•  21st May 2008, The UGC has constituted an Expert Committee to formulate the guidelines for establishment and functioning of Community Colleges. – 7 Member Committee
•  18th and 19th of June 2008, the 448th meeting of the University Grants Commission discussed the proposals
•  1st of September 2008, The Commission finally decided that the same Committee by request to work out the operational mechanism taking into account the above dated discussion. – 9 Members Committee – D.O.No.F.1-2/2007 (CPP - II)
•  18th September 2008 – UGC Expert Committee on Community Colleges – No.F1-2/2007 (CPP - II).
•  5th of February 2009 – Meeting at IGNOU about Community Colleges and Associate Degree
•  6th of February 2009 – Meeting with the Honourable Minister Dr. Arjun Singh at his office in New Delhi

NATIONAL KNOWLEDGE COMMISSION (NKC)  

Restructure undergraduate Colleges
The system of affiliated colleges for undergraduate education, which may have been appropriate 50 years age, is no longer adequate or appropriate and needs to be reformed. There is an urgent need to restructure the system of undergraduate colleges affiliated to universities.
•  The most obvious solution is to provide autonomy to colleges either as individual colleges or as clusters of colleges, on the basis of criteria that have been stipulated. However, this would provide a solution for a limited proportion or number of undergraduate colleges.
•  Some of these affiliated colleges could be remodeled as community colleges, which could provide both vocational education and formal education.
•  A Central Board of Undergraduate Education should be established, along with State Boards of Undergraduate Education, which would set curricula and conduct examination for undergraduate colleges that choose to be affiliated with them. These Boards would separate the academic functions from the administrative functions and at the same time, provide quality benchmarks.
•  New Undergraduate Colleges could be established as Community Colleges and be affiliaged with the Central Board of Undergraduate Education or State Boards of undergraduate Educational or with some of the new universities that established.  

Compilation of Recommendations on Education, 2007 by NKC
•  Revitalise and reform polytechnics through industry linkage and teacher development, establish 210 community colleges and 700 polytechnics. Stengthen open universities and reform statutory bodies, scale SAKSHAT as the educational portal for 50 crore people.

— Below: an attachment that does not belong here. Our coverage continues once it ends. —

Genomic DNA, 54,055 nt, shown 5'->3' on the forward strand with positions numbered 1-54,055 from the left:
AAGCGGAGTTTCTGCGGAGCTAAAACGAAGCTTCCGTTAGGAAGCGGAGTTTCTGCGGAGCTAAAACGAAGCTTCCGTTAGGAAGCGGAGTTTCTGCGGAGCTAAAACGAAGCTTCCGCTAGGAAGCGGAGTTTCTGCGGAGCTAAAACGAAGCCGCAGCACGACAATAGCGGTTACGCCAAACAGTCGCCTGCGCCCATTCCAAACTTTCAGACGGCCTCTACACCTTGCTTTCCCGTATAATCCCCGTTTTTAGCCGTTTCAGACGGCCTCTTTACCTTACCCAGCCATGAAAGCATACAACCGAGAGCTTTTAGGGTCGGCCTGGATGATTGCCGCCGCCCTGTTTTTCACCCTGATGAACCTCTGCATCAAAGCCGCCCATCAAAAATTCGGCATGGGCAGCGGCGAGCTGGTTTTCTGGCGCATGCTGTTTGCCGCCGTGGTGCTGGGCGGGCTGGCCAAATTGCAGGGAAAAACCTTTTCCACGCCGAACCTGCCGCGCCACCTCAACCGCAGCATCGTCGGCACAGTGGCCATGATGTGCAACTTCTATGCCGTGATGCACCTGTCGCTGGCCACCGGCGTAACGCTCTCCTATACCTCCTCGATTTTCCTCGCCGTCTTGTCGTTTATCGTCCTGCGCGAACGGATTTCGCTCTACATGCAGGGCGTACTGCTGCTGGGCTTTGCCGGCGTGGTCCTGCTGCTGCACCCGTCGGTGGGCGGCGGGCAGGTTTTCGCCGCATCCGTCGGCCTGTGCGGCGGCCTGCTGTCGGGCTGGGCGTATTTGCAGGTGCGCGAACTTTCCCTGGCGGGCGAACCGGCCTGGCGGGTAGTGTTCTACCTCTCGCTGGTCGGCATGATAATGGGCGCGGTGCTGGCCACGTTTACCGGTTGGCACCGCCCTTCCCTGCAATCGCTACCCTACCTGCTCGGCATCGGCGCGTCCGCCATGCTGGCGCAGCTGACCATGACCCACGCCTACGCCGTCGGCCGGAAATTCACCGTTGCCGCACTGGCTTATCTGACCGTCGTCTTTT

RECOGNITION BY VARIOUS VARISITIES
(a) National Institute of Open Schooling [NIOS]
The issue of Accreditation was examined closely by the NIOS, New Delhi at the direction of the MHRD, Government of India, New Delhi.
• The NIOS has given accreditation so far to 18 Community Colleges in the country.

Directory of Courses accredited by NIOS
•  Diploma in Radiography
•  Certificate in Catering Management
•  Certificate in Janswasthya
•  Certificate in Refrigeration and Air Conditioning
•  Certificate in Radio and T.V. Technician
•  Certificate in Electrical Technician
•  Certificate Computer Applications
•  Certificate in Cutting and Tailoring and Dress Making
•  Certificate in Secretarial Practice
•  Certificate in Early Childhood Care and Education.


(b) MANOMANIAM SUNDARANAR UNIVERSITY  

Preamble:
The Community College, as a teaching cum training institution, is one of the most significant innovations in the history of higher education. Origination in America, the Community college is now gaining momentum in India in recent times in the backdrop of emerging employment, economic and social realities of the country. This institution offers extended post higher secondary education imparts job-oriented, work related, skill based, life long and continuing education specifically to 12th passed students and Under Graduate. The courses are designed to increase the employability of the students and thus prepare the youth for employment in Government and Private sector or for self employment and small business development. Therefore, the Community College is an alternative to the traditional system of higher education and it satisfies the current canons of higher education, namely, relevance, excellence, access and equity. A chief hallmark of the Community College is the distinct participation of the different segments of the community such as, industry, commerce, agriculture, fisheries and service sector in all educational activities of the College since the stage of identifying and designing the courses to the stage of placement of the successful students of the College.